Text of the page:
4.1.2 Taxes

The U.S. government depends on the taxpayers’ money to finance its programs like welfare, Medicare, Medicaid and food stamps as well as law enforcement. An estimated 13 percent of this funding is used to support illegal immigrants. Dozens of hospitals along the border went bankrupt because of free emergency room for illegal aliens. They cost the United States over $24 billion year in taxpayers’ money. Alone half a billion dollars per year are required to incarcerate illegal immigrants and the Center of Immigration Studies in Washington says, that immigrants are 75 percent more likely to use food stamps, medical benefits and housing assistance than natives, producing at a cost of $68 billion per year.23 According to a report of the National Academy of Sciences, the net fiscal drain on American taxpayers is between $166 and $226 a year per native household. It is obvious that there is a large monetary burden for the taxpayer created by illegal immigration. 24

Furthermore, $60 billion are earned by illegal Mexican immigrants each year. Money sent home by illegal immigrants working in the U.S is one of Mexico’s largest revenue streams, after exports and oil sales. According to the Pew Hispanic Center, $10 billion are annually sent back to Mexico. Experts say, that this money helps to reduce the country’s debts and to bolster the peso. This figure equals to the amount of money Mexico earns with tourism each year. That is a massive transfer of wealth from America, especially from the poor working class to Mexico.25

As it is the case in all Western countries, each individual must be able to pay a certain amount of taxes to cover his use of public services. Families with income below the poverty line pay very little taxes. In addition to these very low tax contributions, the poor are the main beneficiaries of welfare programs such as Temporary Assistance to Needy Families, Supplemental Security Income, Food Stamps and subsidized housing. So if immigration further increases the size of the poor population, it is likely that there will be a negative effects on the public system.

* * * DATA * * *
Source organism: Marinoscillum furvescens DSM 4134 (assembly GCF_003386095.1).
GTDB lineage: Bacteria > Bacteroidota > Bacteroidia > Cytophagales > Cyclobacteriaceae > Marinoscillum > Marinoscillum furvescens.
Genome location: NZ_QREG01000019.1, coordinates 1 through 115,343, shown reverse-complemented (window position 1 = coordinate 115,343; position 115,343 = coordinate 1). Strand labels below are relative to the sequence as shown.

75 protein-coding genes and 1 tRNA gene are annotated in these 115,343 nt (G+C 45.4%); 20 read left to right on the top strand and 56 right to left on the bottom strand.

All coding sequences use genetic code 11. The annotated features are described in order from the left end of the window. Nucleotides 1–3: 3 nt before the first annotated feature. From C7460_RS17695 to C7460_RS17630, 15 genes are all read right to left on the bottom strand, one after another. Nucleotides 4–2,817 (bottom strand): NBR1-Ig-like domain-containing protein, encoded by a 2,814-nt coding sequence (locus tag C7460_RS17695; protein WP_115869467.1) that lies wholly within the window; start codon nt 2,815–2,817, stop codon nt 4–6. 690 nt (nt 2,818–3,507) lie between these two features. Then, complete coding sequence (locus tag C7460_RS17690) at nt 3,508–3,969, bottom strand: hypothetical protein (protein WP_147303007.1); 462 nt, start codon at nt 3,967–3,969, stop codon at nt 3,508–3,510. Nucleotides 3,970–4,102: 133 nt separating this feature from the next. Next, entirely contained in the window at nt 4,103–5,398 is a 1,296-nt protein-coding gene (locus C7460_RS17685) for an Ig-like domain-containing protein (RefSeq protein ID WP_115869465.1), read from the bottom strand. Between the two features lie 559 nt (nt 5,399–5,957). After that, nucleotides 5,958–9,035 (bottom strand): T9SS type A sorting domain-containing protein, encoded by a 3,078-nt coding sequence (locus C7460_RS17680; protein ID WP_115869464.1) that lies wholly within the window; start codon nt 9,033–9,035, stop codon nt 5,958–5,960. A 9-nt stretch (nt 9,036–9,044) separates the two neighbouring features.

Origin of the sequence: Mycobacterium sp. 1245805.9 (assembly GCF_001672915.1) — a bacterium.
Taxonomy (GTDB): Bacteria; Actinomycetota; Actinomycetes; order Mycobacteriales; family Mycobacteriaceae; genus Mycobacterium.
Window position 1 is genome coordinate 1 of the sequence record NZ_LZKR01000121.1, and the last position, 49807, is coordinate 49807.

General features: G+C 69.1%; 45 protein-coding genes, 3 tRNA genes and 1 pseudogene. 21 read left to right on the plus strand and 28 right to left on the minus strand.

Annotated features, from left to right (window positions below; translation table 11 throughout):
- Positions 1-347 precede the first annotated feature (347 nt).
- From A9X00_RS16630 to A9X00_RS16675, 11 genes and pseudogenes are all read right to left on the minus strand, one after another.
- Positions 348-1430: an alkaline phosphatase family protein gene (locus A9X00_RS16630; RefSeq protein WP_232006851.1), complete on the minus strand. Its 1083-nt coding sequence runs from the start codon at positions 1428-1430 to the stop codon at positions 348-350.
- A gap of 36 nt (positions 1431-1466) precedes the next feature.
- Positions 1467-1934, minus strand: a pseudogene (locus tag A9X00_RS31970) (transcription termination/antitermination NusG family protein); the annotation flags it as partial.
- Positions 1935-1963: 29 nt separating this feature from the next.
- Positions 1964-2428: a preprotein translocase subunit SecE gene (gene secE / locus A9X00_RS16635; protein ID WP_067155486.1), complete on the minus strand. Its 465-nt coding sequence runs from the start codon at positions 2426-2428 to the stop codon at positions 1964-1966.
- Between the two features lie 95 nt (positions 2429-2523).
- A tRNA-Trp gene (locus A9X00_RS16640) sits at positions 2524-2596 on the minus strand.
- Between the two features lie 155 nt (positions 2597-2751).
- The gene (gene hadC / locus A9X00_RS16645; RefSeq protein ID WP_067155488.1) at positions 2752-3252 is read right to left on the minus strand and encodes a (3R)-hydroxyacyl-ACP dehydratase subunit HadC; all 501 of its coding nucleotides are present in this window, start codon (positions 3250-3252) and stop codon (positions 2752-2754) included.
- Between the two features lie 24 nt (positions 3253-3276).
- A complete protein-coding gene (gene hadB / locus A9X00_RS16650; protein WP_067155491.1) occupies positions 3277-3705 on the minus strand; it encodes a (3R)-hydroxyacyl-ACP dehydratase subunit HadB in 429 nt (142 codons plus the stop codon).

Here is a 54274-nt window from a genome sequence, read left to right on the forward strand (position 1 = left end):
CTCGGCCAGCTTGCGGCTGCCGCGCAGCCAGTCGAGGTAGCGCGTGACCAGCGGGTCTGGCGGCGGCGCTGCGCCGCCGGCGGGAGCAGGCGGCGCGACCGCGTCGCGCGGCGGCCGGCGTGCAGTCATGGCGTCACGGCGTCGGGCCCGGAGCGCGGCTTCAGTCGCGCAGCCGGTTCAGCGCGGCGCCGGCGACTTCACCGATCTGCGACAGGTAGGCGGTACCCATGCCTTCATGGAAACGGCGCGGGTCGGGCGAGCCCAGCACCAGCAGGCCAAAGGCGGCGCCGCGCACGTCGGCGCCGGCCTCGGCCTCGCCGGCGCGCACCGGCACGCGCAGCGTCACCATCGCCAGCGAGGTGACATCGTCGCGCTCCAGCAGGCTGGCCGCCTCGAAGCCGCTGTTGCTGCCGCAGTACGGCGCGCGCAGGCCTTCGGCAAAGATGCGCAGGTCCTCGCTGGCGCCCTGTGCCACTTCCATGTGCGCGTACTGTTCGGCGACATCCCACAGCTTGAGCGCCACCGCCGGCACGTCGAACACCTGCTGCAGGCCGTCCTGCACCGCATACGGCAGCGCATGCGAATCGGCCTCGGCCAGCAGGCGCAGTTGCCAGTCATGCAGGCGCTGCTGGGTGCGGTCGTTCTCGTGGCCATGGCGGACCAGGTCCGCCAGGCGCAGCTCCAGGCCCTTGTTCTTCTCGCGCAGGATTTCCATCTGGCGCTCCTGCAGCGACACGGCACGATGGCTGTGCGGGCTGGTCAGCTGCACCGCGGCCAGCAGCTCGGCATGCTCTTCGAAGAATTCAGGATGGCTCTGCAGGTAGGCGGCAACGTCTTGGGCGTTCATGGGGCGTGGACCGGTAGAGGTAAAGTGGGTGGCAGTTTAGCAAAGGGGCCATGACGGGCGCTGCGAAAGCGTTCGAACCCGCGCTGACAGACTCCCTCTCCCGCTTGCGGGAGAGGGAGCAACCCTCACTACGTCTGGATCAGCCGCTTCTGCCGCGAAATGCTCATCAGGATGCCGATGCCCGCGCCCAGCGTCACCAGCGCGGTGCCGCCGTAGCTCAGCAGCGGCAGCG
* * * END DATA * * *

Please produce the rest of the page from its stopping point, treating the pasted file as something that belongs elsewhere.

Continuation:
4.1.3 Impact of poverty

In addition to the effect that the poor have on the taxpayers and the public system, they also endanger the general stability of society, because the distribution of income clearly matters. According to recent scholarships, a strong correlation between the level of wealth and income enjoyed by society’s members and democratic stability has been found. Furthermore, another expert has found in 1999 that the level of income quality has an impact on how people view each other. With more poverty comes less trust and a greater suspicion of others. It is common sense that greater differences in income create greater social distances between society’s members and will therefore have a negative impact on political and social harmony.

It is also proved that children, that grew up in poverty are more likely to be involved in criminal activity, have higher teenage pregnancy rates, a lower education and suffer from many more social problems, than do children that did not grow up in poverty.

The size of the poor population will also have an impact on American economy. Not only because of missing taxes but also because of the low income level and the lack of skills of immigrants.

The United States government will eventually be forced to start anti-poverty programs, which are often unpopular and demand a large amount of money.

4.2 Educational system

It is also evident that immigrants and their children cause higher educational costs without being able to pay for the them. In Colorado for example, an annual cost of $50 million goes towards educating immigrant children from Mexico and $141 million towards educating illegal aliens. This amount would be enough to buy books, computers and more for every K-12 student in the state. In addition, some Spanish speaking communities along the border demand Spanish speaking schools, causing even higher costs for the state.26

Almost two thirds of the adult Mexican immigrants have not finished high school and Mexicans accounts for about a third of all high school dropouts in the labor force, which is two and a half times that of natives.

The chart below shows the dropout rate of Mexicans compared with the rate of other immigrants of Hispanic origin.

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Furthermore, students from Mexico, who are generally lower or not at all educated, lower the learning standards of U.S. schools.

4.3 Drug trafficking

It also appears that illegal immigration is closely linked to the drug trafficking problem. Hundreds of illegal immigrants carrying drugs are weekly attempting to cross the border, supported with vehicles, fraudulent identification papers and information about the best points of entry by Mexican drug lords. In some cases, both U.S. and Mexican Custom’s officials are corrupted to look the other way to ensure an easy crossing of the border.

80 percent of cocaine and 50 percent of heroin reaching America is smuggled across the border by Mexicans, most of them illegal immigrants. Drug cartels spend half a billion dollars per year bribing Mexico’s corrupt military and police officials, which also poses a serious threat to U.S. Border Patrol agents